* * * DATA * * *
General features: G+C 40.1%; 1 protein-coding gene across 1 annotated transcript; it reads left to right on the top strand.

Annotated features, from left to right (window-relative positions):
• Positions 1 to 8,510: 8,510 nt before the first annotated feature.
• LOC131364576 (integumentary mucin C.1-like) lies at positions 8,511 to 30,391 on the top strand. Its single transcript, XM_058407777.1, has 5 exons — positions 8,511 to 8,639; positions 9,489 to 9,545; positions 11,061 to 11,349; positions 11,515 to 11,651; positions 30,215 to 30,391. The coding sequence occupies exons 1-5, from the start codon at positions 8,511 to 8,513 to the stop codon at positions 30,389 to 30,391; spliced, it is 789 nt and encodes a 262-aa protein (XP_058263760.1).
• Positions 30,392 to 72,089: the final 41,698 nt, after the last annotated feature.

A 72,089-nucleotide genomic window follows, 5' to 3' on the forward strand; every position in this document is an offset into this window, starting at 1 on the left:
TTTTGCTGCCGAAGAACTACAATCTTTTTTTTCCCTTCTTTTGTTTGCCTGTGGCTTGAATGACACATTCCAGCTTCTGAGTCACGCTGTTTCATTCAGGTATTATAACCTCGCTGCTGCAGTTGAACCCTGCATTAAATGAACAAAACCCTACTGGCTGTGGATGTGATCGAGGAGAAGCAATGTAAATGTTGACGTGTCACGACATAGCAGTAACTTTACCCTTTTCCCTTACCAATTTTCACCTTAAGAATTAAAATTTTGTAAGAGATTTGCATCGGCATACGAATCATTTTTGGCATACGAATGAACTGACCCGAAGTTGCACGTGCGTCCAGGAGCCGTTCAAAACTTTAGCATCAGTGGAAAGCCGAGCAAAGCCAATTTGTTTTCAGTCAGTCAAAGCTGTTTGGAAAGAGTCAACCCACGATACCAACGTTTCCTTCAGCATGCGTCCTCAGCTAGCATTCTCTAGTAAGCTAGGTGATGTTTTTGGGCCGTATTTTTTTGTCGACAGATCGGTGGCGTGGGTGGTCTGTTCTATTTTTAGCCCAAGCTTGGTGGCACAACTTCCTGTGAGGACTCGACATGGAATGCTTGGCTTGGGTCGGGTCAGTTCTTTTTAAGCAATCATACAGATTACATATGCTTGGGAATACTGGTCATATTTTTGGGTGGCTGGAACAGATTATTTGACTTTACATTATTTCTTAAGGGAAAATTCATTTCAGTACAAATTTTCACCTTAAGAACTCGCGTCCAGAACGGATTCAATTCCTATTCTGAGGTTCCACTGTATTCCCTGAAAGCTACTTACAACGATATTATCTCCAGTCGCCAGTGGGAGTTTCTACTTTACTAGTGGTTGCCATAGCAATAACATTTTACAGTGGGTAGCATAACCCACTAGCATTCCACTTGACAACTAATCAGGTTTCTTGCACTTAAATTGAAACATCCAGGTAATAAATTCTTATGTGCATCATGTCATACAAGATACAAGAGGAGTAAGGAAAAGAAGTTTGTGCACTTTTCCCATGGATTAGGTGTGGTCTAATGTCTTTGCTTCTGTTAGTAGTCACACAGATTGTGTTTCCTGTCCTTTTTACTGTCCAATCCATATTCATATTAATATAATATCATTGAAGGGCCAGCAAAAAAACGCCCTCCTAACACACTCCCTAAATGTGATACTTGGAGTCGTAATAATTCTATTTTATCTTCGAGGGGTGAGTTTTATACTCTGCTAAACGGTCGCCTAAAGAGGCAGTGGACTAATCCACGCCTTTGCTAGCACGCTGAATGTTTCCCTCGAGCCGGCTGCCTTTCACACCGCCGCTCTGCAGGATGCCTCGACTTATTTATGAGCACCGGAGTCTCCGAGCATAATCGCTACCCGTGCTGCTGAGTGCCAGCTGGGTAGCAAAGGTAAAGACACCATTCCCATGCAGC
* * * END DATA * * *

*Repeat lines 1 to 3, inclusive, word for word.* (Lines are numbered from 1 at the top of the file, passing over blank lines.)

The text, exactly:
General features: G+C 40.1%; 1 protein-coding gene across 1 annotated transcript; it reads left to right on the top strand.

Annotated features, from left to right (window-relative positions):
• Positions 1 to 8,510: 8,510 nt before the first annotated feature.